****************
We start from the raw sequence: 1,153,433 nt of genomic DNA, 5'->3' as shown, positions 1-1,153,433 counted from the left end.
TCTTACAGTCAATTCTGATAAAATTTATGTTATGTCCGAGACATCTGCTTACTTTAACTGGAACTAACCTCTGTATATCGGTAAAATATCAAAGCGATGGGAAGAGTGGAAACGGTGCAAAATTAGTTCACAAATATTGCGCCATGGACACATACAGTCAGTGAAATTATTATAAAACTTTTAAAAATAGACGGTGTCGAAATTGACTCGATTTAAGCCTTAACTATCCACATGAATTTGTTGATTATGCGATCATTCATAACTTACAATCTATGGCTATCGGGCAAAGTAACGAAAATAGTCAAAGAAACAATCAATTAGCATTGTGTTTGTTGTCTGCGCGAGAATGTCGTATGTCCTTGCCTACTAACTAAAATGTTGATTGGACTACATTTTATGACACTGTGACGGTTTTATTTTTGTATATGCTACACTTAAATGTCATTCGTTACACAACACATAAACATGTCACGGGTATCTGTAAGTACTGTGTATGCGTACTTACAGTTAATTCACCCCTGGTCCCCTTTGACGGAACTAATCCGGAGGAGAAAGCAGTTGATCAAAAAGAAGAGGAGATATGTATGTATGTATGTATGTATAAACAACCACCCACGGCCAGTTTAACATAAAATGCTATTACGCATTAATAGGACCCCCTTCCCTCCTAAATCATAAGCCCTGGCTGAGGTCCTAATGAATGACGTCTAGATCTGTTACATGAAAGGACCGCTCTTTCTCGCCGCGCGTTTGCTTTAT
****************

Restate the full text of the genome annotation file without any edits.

We start from the raw sequence: 1,153,433 nt of genomic DNA, 5'->3' as shown, positions 1-1,153,433 counted from the left end.
TCTTACAGTCAATTCTGATAAAATTTATGTTATGTCCGAGACATCTGCTTACTTTAACTGGAACTAACCTCTGTATATCGGTAAAATATCAAAGCGATGGGAAGAGTGGAAACGGTGCAAAATTAGTTCACAAATATTGCGCCATGGACACATACAGTCAGTGAAATTATTATAAAACTTTTAAAAATAGACGGTGTCGAAATTGACTCGATTTAAGCCTTAACTATCCACATGAATTTGTTGATTATGCGATCATTCATAACTTACAATCTATGGCTATCGGGCAAAGTAACGAAAATAGTCAAAGAAACAATCAATTAGCATTGTGTTTGTTGTCTGCGCGAGAATGTCGTATGTCCTTGCCTACTAACTAAAATGTTGATTGGACTACATTTTATGACACTGTGACGGTTTTATTTTTGTATATGCTACACTTAAATGTCATTCGTTACACAACACATAAACATGTCACGGGTATCTGTAAGTACTGTGTATGCGTACTTACAGTTAATTCACCCCTGGTCCCCTTTGACGGAACTAATCCGGAGGAGAAAGCAGTTGATCAAAAAGAAGAGGAGATATGTATGTATGTATGTATGTATAAACAACCACCCACGGCCAGTTTAACATAAAATGCTATTACGCATTAATAGGACCCCCTTCCCTCCTAAATCATAAGCCCTGGCTGAGGTCCTAATGAATGACGTCTAGATCTGTTACATGAAAGGACCGCTCTTTCTCGCCGCGCGTTTGCTTTAT